Adapted from Merskey H, Bogduk N, editors. Classification of chronic pain, second edition, IASP Task Force on Taxonomy. Seattle (WA): IASP Press; 1994. p. 209–14.

Injury to a major nerve or a peripheral branch during surgery can result in postsurgical neuropathic pain, some of which can be chronic and persistent. In 1991, Jemt evaluated 2199 implant-supported fixed prostheses in 384 patients, and found that only 3 mandibular implants were removed because of pain within 1 year of placement. With the increasing frequency of dental implant procedures, it is likely that more patients will experience chronic neuropathic pain and altered sensation in the future.

Patients with nerve injury can experience a slight loss or a complete loss of sensation, or even debilitating chronic pain. These symptoms can substantially hinder activities such as eating, drinking, speaking, and socializing, thereby greatly reducing the patient’s quality of life. Nerve injury and subsequent altered sensation after implant surgery may result in liability claims. Therefore, the clinician must be able to recognize and evaluate factors that can lead to nerve injury associated with implant procedures.

Introduction

All dental structures are innervated by the trigeminal nerve, and common dental procedures can result in injury to one of the many branches of this nerve. These procedures, including the determination of local anesthesia, endodontic procedures ( Fig. 1 ), suture placement, soft-tissue manipulation ( Fig. 2 ), and third-molar extractions, can cause injury to branches of the trigeminal nerve. The nerve most commonly injured during dental procedures is the inferior alveolar nerve (64.4%), followed by the lingual nerve (28.8%). Injuries to these nerves are most often associated with dental anesthesia.

Fig. 1
Arrow in radiograph showing injury to the inferior alveolar nerve after the introduction of endodontic filling into the inferior alveolar canal.

Fig. 2
( A ) Radiograph showing implant placement with no evidence of injury to the inferior alveolar nerve. ( B ) Clinical presentation of lip biting 1 week after the implant procedure. The patient experienced analgesia attributable to flap manipulation to locate the mental foramina during the implant placement procedure.

In recent years, the great success of dental implants has led to wide acceptance of such treatment. However, nerve injury and neurosensory impairment can occur after implant placement, even after accurate evaluation and careful treatment ( Fig. 3 ). A recent study found that 73% of dentists have reported that their patients have experienced neurosensory impairment after surgical implant procedures.

Fig. 3
Radiograph showing injury to the inferior alveolar nerve after implant placement. The implant appears to be completely intruding into the inferior alveolar nerve canal.

The published incidence of altered sensation after implant surgery is highly variable, ranging from 8.5% to 36%. In addition, published reports vary greatly in the terminology used to describe patients’ symptoms after nerve injury. Initially the term paresthesia was used to describe several forms of altered sensation reported by patients, including pain, warmth, cold, burning, numbness, and tingling.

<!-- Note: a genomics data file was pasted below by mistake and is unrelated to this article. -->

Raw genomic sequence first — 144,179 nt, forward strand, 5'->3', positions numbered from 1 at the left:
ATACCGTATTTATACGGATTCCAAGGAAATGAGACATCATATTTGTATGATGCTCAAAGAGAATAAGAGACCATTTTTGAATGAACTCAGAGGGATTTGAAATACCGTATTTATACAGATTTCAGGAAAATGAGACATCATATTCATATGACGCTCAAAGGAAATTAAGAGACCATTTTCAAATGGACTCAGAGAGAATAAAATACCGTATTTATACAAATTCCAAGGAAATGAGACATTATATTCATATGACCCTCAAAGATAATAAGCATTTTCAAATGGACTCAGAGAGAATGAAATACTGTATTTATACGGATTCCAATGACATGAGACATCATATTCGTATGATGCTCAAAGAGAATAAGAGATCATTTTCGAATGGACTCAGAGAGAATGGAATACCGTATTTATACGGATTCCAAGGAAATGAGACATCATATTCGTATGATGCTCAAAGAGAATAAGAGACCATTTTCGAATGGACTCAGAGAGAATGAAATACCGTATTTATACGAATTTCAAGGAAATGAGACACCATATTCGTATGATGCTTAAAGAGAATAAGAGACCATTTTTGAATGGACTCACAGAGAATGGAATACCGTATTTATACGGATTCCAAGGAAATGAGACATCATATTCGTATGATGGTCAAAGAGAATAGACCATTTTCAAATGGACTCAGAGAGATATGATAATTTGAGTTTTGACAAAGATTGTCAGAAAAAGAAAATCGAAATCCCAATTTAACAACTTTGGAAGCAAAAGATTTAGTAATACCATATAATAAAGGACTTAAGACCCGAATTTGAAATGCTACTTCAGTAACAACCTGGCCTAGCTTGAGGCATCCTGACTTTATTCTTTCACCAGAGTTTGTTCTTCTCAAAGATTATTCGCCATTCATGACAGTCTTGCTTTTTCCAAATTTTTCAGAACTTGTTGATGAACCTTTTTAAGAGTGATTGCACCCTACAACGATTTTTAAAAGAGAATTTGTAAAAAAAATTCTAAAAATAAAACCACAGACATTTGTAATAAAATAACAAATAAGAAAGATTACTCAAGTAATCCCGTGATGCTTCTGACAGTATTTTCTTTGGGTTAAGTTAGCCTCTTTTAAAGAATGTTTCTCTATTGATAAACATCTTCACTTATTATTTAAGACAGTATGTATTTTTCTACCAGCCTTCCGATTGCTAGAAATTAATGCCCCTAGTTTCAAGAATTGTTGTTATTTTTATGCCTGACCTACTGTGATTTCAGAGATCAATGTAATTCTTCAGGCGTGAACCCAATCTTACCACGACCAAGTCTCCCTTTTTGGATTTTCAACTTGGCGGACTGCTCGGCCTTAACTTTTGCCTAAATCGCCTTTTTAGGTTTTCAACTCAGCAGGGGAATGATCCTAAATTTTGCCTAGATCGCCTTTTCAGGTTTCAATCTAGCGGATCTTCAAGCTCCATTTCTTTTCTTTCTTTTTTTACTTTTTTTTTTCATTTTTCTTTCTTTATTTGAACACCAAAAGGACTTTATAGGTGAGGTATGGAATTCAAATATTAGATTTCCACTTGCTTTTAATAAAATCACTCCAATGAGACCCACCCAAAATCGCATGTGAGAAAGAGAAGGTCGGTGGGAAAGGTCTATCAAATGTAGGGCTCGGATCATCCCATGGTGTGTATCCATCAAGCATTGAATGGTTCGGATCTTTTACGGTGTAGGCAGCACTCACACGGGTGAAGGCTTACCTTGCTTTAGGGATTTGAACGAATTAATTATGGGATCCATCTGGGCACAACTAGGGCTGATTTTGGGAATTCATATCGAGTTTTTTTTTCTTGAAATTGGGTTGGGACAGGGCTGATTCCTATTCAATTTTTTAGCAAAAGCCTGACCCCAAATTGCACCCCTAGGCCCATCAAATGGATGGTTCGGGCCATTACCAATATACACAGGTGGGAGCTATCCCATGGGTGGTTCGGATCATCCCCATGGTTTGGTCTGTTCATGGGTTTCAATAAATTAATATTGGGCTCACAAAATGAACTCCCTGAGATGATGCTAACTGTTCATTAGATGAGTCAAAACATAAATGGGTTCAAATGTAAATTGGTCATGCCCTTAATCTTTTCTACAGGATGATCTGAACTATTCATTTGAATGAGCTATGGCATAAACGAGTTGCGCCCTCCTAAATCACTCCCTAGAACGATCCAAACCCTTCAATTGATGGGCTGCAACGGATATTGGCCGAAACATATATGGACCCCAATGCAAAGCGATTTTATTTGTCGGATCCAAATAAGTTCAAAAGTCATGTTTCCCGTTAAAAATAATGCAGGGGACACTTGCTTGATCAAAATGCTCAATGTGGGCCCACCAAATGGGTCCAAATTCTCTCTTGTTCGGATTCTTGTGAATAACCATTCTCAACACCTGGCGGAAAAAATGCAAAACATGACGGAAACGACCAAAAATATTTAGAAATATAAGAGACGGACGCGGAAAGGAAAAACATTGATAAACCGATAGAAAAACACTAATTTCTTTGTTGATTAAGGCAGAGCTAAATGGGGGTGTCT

The International Association for the Study of Pain has more clearly defined some of the most common conditions associated with neurosensory alterations ( Table 1 ). For example, anesthesia refers to complete loss of sensation; dysesthesia refers to an unpleasant form of altered sensation, such as burning, stinging, or stabbing; paresthesia refers to an altered sensation that is not necessarily unpleasant; allodynia refers to the pain produced by a nonpainful stimulus (light touch); and hyperesthesia is defined as an increased response to a painful stimuli. Although many types of neurosensory changes can occur, persistent pain after implant placement can be neuropathic. Very few data are available regarding the development of chronic persistent neuropathic pain after dental implant surgery.

Table 1
Definitions of common neurosensory deficits according to the International Association for the Study of Pain
Term Definition
Pain An unpleasant sensory and emotional experience associated with actual or potential tissue damage, or described in terms of such damage
Allodynia Pain due to a stimulus that does not normally provoke pain
Analgesia Absence of pain in response to stimulation that would normally be painful
Dysesthesia An unpleasant abnormal sensation, whether spontaneous or evoked
Hyperalgesia Increased pain from a stimulus that normally provokes pain
Hyperesthesia Increased sensitivity to stimulation, excluding the special senses
Hypoalgesia Diminished pain in response to a normally painful stimulus
Hypoesthesia Decreased sensitivity to stimulation, excluding the special senses
Paresthesia An abnormal sensation, whether spontaneous or evoked
Neuralgia Pain in the distribution of a nerve or nerves
Neuritis Inflammation of a nerve or nerves
Neuropathic pain Pain caused by a lesion or disease of the somatosensory nervous system
Adapted from Merskey H, Bogduk N, editors. Classification of chronic pain, second edition, IASP Task Force on Taxonomy. Seattle (WA): IASP Press; 1994. p. 209–14.